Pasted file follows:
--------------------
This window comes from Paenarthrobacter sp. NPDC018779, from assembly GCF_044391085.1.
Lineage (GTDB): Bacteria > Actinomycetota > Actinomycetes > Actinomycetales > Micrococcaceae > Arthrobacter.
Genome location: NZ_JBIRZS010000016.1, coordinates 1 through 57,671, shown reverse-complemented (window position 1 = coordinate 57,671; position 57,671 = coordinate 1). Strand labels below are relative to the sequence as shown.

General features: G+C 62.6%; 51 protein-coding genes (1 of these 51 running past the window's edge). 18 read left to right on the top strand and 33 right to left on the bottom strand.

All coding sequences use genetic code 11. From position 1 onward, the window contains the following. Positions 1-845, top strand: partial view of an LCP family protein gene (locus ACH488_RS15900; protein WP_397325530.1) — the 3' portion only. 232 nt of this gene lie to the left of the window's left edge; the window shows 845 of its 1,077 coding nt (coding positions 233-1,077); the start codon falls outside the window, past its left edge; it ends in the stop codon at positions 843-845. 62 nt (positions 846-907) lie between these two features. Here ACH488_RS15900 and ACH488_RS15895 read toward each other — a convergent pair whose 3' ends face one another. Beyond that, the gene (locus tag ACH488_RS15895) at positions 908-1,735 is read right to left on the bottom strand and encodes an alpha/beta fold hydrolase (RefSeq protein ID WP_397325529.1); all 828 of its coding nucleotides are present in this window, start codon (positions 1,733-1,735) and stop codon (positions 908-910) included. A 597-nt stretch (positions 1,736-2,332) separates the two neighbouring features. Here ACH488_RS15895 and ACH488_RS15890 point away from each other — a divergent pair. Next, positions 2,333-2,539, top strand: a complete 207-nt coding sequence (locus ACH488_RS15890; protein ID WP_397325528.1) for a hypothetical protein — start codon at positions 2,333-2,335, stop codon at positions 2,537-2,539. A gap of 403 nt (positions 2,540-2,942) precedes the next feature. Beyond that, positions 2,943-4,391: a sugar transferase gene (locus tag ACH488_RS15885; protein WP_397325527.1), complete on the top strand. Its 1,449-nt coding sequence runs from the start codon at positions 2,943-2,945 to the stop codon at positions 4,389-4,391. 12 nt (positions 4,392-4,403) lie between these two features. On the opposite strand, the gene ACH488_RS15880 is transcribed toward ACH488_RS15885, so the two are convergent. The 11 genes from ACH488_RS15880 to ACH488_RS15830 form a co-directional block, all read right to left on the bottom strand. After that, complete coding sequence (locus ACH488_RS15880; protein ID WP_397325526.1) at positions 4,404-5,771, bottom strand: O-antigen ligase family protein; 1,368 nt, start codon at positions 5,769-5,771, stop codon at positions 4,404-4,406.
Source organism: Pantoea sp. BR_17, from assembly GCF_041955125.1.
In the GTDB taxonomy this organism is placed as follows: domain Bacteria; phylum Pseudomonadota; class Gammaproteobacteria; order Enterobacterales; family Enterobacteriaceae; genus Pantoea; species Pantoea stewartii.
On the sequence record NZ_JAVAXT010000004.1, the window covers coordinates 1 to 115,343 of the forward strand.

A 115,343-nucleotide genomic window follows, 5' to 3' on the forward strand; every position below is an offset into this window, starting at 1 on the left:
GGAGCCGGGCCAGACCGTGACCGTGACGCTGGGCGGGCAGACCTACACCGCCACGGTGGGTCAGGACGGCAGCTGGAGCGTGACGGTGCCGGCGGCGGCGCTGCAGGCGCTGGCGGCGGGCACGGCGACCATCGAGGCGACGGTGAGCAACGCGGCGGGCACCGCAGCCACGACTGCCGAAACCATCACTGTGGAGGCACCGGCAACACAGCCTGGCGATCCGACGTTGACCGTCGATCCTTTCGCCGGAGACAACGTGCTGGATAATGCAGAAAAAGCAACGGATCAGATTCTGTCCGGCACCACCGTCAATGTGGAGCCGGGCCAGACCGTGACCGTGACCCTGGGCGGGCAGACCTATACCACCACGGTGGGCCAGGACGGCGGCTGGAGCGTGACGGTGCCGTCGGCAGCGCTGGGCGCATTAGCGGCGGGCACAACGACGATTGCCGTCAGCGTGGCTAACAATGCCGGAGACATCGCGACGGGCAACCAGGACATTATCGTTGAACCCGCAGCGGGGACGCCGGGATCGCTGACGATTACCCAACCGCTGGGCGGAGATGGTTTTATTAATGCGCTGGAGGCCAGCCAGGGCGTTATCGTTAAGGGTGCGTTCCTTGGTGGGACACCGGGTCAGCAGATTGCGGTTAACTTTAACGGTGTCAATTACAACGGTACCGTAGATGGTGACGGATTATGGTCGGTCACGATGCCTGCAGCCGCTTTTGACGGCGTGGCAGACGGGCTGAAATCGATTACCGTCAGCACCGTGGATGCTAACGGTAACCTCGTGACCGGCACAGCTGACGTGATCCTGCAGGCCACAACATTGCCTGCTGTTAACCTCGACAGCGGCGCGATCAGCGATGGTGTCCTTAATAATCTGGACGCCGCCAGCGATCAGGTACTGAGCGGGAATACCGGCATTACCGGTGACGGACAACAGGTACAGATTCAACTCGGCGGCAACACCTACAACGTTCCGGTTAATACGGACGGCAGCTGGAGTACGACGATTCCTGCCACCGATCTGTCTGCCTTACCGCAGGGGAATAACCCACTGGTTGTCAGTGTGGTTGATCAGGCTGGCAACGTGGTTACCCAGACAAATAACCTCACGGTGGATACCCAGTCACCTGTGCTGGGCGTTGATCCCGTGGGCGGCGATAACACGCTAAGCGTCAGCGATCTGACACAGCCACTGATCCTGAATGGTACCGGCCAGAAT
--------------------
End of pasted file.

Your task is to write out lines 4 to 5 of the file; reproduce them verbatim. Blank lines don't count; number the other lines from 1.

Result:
General features: G+C 62.6%; 51 protein-coding genes (1 of these 51 running past the window's edge). 18 read left to right on the top strand and 33 right to left on the bottom strand.

All coding sequences use genetic code 11. From position 1 onward, the window contains the following. Positions 1-845, top strand: partial view of an LCP family protein gene (locus ACH488_RS15900; protein WP_397325530.1) — the 3' portion only. 232 nt of this gene lie to the left of the window's left edge; the window shows 845 of its 1,077 coding nt (coding positions 233-1,077); the start codon falls outside the window, past its left edge; it ends in the stop codon at positions 843-845. 62 nt (positions 846-907) lie between these two features. Here ACH488_RS15900 and ACH488_RS15895 read toward each other — a convergent pair whose 3' ends face one another. Beyond that, the gene (locus tag ACH488_RS15895) at positions 908-1,735 is read right to left on the bottom strand and encodes an alpha/beta fold hydrolase (RefSeq protein ID WP_397325529.1); all 828 of its coding nucleotides are present in this window, start codon (positions 1,733-1,735) and stop codon (positions 908-910) included. A 597-nt stretch (positions 1,736-2,332) separates the two neighbouring features. Here ACH488_RS15895 and ACH488_RS15890 point away from each other — a divergent pair. Next, positions 2,333-2,539, top strand: a complete 207-nt coding sequence (locus ACH488_RS15890; protein ID WP_397325528.1) for a hypothetical protein — start codon at positions 2,333-2,335, stop codon at positions 2,537-2,539. A gap of 403 nt (positions 2,540-2,942) precedes the next feature. Beyond that, positions 2,943-4,391: a sugar transferase gene (locus tag ACH488_RS15885; protein WP_397325527.1), complete on the top strand. Its 1,449-nt coding sequence runs from the start codon at positions 2,943-2,945 to the stop codon at positions 4,389-4,391. 12 nt (positions 4,392-4,403) lie between these two features. On the opposite strand, the gene ACH488_RS15880 is transcribed toward ACH488_RS15885, so the two are convergent. The 11 genes from ACH488_RS15880 to ACH488_RS15830 form a co-directional block, all read right to left on the bottom strand. After that, complete coding sequence (locus ACH488_RS15880; protein ID WP_397325526.1) at positions 4,404-5,771, bottom strand: O-antigen ligase family protein; 1,368 nt, start codon at positions 5,769-5,771, stop codon at positions 4,404-4,406.